Changes to P.E.I.'s rural hospitals will improve the efficiency of hospital bed use, says the president of the Medical Society of P.E.I.
'We can't get other, sicker patients into those beds.'— Dr. David Bannon, Medical Society of P.E.I.
Under changes announced Tuesday, Stewart Memorial in Tyne Valley will become a long-term care facility and hospitals in O'Leary and Souris will offer alternate care: a place for palliative, restorative and convalescent patients.
Health Minister Doug Currie said 40 per cent of acute care beds at the Queen Elizabeth Hospital in Charlottetown and the Prince County Hospital in Summerside are being used by people who don't need acute care. Dr. David Bannon, president of the Medical Society of P.E.I., agrees the Island's hospital resources could be use more efficiently and effectively.
"We can't get other, sicker patients into those beds, and we produce delays and wait times," said Bannon.
"The concept here is really quite clear. We're going to look at the whole provincial map of beds. In fact, the study is coming very shortly that has been commissioned and been completed by an outside consultant that's looking at making that flow as efficient as possible."
Emergency services changed
It was also announced Tuesday that Western Hospital in Alberton will have its emergency department changed into a collaborative emergency centre during the night.
'Is it a watering down of our system up here.'— Natasha Dunn, Keep Our Western Hospital Open
That means the emergency room will not have a doctor on-staff overnight at the hospital. Instead, two health professionals, along with a mix of paramedics, nurse practitioners and/or registered nurses will handle cases with access to an ER doctor by phone.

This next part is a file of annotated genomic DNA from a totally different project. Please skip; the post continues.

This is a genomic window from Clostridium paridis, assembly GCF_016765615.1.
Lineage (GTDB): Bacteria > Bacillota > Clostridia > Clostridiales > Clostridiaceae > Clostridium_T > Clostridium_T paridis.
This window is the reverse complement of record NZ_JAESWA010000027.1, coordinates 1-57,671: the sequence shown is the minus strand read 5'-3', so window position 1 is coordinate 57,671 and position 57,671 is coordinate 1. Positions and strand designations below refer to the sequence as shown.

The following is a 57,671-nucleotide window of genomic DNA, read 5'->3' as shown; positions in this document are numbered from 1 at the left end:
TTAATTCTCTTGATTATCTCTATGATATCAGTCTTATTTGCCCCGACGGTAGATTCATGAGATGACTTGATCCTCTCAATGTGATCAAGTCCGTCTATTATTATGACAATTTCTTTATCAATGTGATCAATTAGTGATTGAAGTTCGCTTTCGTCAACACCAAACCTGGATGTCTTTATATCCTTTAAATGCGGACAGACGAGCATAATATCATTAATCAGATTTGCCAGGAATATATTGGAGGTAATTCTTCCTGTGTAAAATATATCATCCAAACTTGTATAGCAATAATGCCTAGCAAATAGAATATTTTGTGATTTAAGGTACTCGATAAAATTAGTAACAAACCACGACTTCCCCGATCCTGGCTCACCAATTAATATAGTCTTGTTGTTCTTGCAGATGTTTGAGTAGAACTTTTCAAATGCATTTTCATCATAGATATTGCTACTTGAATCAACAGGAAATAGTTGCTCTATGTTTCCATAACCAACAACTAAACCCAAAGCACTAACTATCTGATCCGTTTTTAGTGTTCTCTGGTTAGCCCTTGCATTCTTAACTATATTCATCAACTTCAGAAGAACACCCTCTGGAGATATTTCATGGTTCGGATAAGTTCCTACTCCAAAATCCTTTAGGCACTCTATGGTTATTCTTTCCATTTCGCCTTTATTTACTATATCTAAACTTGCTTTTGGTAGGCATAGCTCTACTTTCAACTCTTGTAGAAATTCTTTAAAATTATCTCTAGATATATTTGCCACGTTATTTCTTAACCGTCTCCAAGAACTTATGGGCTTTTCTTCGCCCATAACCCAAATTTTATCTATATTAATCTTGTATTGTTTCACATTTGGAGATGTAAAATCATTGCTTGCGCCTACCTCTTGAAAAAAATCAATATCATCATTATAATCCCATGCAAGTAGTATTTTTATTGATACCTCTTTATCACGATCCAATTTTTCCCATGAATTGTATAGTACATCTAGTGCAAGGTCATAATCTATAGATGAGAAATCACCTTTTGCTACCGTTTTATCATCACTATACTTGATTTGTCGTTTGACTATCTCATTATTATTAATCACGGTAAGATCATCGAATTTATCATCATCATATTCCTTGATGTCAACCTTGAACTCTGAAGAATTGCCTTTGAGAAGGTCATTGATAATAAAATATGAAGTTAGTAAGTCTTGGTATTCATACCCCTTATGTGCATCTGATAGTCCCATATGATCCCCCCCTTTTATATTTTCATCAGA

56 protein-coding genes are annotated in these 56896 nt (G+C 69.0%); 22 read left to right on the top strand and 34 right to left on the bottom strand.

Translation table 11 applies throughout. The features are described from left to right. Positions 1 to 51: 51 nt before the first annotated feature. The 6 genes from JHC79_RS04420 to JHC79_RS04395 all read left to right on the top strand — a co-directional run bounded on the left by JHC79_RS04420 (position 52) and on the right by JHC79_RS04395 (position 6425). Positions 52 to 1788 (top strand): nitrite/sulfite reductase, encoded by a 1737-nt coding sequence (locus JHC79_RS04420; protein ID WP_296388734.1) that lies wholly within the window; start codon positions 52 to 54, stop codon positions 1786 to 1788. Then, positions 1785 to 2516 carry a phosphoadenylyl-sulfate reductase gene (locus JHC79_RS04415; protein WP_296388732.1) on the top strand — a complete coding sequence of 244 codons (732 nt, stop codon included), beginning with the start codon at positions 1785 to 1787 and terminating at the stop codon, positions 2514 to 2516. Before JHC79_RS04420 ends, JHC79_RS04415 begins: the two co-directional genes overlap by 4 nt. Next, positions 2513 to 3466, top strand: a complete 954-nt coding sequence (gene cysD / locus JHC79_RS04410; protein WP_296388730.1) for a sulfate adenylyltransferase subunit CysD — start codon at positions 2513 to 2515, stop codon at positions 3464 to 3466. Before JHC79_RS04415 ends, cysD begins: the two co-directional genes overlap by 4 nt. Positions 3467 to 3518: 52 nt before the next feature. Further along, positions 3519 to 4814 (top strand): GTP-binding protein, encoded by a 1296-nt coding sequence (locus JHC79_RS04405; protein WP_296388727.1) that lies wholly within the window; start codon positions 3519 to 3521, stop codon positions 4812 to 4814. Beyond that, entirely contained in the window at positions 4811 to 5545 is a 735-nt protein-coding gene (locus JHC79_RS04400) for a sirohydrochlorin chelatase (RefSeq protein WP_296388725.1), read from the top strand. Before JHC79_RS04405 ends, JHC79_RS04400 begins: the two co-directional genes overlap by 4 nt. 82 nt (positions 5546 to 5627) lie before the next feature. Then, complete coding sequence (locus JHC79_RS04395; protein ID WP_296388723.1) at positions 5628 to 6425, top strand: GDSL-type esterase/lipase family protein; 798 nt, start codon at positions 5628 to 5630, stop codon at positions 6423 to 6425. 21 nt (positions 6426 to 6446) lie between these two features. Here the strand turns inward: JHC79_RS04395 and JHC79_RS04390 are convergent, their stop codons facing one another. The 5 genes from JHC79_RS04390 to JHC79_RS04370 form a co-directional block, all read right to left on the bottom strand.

Health PEI says the CEC is not meant as a full replacement for an emergency department. Patients with life-threatening emergencies — such as suspected heart attack or stroke — should call 911 or go to the nearest emergency department.
Natasha Dunn, chair of Keep Our Western Hospital Open, said her group is concerned both about people coming to the hospital with problems, and those who are staying there that might have a health emergency.
"They're worried that they're not going to get the level of care that they need," said Dunn.
"I think residents are leery as to what this is actually going to mean and is it a watering down of our system up here. I know we've had trouble with doctor recruitment up here for years in West Prince, but the government knew that was a problem, so what were they doing to try to help solve that?"
Dunn is happy to hear the province is establishing a rapid response team in the region, which is a fully-trained emergency care professional who will respond to 911 calls, sometimes arriving before an ambulance.